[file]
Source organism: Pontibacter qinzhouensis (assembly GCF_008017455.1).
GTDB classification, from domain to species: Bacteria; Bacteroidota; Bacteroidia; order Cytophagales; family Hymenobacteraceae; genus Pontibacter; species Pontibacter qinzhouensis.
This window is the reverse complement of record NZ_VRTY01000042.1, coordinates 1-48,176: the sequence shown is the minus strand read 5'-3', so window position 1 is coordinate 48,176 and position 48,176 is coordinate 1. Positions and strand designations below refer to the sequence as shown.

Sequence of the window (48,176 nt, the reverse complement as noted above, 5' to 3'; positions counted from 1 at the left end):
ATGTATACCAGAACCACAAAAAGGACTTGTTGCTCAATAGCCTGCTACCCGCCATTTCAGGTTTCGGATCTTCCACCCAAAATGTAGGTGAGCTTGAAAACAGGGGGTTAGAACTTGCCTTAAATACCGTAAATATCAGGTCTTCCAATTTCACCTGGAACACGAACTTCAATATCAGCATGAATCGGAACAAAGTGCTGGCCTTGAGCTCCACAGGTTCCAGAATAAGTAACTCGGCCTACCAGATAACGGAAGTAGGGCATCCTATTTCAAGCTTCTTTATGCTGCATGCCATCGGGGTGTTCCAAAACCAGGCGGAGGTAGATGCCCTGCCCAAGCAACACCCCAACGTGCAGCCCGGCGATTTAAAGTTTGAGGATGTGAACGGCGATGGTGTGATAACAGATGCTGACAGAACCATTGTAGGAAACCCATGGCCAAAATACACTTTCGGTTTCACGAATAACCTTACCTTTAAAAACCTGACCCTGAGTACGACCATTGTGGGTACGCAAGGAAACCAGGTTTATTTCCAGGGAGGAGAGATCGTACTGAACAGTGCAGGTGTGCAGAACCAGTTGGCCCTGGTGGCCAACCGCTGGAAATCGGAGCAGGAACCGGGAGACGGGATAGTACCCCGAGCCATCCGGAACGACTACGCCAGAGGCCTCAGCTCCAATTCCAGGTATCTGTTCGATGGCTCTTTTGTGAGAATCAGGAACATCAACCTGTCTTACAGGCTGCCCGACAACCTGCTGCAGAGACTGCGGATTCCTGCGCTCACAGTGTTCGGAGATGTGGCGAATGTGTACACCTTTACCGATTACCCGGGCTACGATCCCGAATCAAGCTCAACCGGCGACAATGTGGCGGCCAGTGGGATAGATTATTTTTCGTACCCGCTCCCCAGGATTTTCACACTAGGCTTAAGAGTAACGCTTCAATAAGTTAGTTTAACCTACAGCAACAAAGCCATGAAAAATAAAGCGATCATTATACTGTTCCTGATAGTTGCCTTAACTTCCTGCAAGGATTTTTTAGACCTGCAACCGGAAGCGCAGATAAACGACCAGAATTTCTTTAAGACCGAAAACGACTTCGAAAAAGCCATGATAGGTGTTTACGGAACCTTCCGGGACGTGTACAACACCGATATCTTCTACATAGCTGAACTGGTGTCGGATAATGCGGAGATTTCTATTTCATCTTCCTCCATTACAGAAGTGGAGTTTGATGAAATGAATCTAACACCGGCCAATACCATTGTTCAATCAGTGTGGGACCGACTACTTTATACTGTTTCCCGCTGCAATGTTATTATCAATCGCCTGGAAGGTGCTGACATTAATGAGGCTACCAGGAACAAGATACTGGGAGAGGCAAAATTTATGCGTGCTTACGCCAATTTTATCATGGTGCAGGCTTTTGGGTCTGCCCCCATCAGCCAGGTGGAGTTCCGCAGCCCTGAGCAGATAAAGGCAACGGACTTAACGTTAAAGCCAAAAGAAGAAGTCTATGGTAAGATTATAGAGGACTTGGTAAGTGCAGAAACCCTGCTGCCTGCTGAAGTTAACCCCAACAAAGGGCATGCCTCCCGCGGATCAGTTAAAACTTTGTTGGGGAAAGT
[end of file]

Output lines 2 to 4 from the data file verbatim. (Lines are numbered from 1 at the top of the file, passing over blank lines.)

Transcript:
GTDB classification, from domain to species: Bacteria; Bacteroidota; Bacteroidia; order Cytophagales; family Hymenobacteraceae; genus Pontibacter; species Pontibacter qinzhouensis.
This window is the reverse complement of record NZ_VRTY01000042.1, coordinates 1-48,176: the sequence shown is the minus strand read 5'-3', so window position 1 is coordinate 48,176 and position 48,176 is coordinate 1. Positions and strand designations below refer to the sequence as shown.

Sequence of the window (48,176 nt, the reverse complement as noted above, 5' to 3'; positions counted from 1 at the left end):